Report: Calif. pastor dies of flesh-eating bacterial infection

pastor linda synder, necrotizing fasciitis
Pastor Linda Synder (left) died of the flesh-eating infection necrotizing fasciitis.
KTXL-TV

(CBS News) The flesh-eating bacterial infection necrotizing fasciitis has reportedly taken the life of a California pastor.

Pastor Linda Snyder, of the United Methodist Church in Sacramento, died after nearly a six-month battle with the infection, KTXL-TV in Sacramento reported. According to the station, Snyder was rushed to the hospital on January 6th when a wound - possibly an abscess - was taken over by necrotizing fasciitis.

Flesh-eating bacteria victim Aimee Copeland's condition improves
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Necrotizing fasciitis is a rare but serious soft-tissue infection that can destroy the muscles, skin and underlying tissue in a person it infects. It occurs when a flesh-eating bacteria - often Streptococcus - invades a cut, wound or scrape and releases harmful toxins that kill tissue and disrupt blood flow to the infected area. As the tissue dies, bacteria enter the blood stream and spreads through the body, often requiring surgeries to stop its spread. A person infected by the bacteria is unlikely to get necrotizing fasciitis unless he or she has an open wound, chickenpox, or a weakened immune system.

"She developed lots of complications as a result of the bacteria and surgeries to contain the bacteria. Her lungs were really scarred and she had lots of lung issues and pneumonia almost nonstop," Synder's daughter Karen told KTXL-TV.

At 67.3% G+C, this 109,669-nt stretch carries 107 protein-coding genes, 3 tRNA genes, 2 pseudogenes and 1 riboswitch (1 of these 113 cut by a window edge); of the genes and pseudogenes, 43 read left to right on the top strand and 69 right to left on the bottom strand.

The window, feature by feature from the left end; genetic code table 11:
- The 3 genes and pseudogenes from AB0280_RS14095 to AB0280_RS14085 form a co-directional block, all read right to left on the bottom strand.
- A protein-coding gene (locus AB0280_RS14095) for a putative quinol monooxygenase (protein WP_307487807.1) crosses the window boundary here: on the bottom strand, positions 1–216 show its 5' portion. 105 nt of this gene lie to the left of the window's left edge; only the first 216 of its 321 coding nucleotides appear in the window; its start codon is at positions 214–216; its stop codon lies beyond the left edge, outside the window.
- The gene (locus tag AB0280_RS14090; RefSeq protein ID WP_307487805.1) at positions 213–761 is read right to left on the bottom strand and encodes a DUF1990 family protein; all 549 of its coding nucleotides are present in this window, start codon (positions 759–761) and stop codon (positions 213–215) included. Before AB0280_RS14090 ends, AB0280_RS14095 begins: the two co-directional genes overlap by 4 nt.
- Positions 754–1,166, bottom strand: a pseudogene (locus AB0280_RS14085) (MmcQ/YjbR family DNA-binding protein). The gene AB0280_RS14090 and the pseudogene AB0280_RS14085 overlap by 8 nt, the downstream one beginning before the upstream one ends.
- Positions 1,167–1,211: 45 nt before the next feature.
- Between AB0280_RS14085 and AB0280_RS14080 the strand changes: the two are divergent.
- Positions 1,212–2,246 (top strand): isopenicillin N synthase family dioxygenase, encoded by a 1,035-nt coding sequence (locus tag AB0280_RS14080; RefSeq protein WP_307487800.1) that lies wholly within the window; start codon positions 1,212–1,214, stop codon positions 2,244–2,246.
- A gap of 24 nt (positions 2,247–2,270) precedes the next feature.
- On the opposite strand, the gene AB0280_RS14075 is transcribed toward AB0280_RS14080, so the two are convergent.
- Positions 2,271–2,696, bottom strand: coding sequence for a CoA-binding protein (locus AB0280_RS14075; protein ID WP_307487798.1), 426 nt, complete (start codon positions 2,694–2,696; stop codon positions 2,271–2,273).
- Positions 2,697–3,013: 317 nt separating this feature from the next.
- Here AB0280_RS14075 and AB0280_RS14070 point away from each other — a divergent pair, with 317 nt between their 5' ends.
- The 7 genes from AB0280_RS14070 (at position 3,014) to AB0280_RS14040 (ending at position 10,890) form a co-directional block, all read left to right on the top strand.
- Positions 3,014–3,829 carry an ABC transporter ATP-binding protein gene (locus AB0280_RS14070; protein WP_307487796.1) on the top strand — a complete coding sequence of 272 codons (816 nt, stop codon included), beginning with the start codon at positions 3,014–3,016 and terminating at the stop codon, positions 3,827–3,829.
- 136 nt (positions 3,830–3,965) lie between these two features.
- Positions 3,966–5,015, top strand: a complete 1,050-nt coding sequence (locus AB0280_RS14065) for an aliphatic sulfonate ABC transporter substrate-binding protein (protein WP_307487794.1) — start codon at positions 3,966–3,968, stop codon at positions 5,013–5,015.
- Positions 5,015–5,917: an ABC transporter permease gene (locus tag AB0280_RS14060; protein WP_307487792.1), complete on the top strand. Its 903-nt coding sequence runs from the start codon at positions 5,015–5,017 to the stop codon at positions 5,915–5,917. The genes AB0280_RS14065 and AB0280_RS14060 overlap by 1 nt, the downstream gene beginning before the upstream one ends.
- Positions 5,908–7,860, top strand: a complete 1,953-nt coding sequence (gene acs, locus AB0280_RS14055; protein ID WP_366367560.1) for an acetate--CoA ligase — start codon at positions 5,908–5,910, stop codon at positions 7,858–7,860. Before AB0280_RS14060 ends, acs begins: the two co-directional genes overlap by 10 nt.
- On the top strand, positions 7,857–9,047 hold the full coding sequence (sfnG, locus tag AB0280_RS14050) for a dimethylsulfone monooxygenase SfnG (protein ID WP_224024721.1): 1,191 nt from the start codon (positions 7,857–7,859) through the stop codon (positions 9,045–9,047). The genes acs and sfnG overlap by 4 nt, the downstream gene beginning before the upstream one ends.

Snyder's lungs and kidneys eventually gave out. KTXL-TV reported that Synder was married to her husband Chuck for 37 years and ministered to hundreds of Methodists over her 17-years as a pastor.

Necrotizing fasciitis has made headlines recently in the case of 24-year-old Aimee Copeland, who has been battling an especially rare form of the disease since May, HealthPopreported. After losing her both hands, her left leg and right foot, Copeland's condition was upgraded yesterday from critical to serious.

There are anywhere from 500 to 1,500 cases of necrotizing fasciitis each year in which 20 percent of people will die, according to the National Necrotizing Fasciitis Foundation.

WebMD has more information on necrotizing fasciitis.

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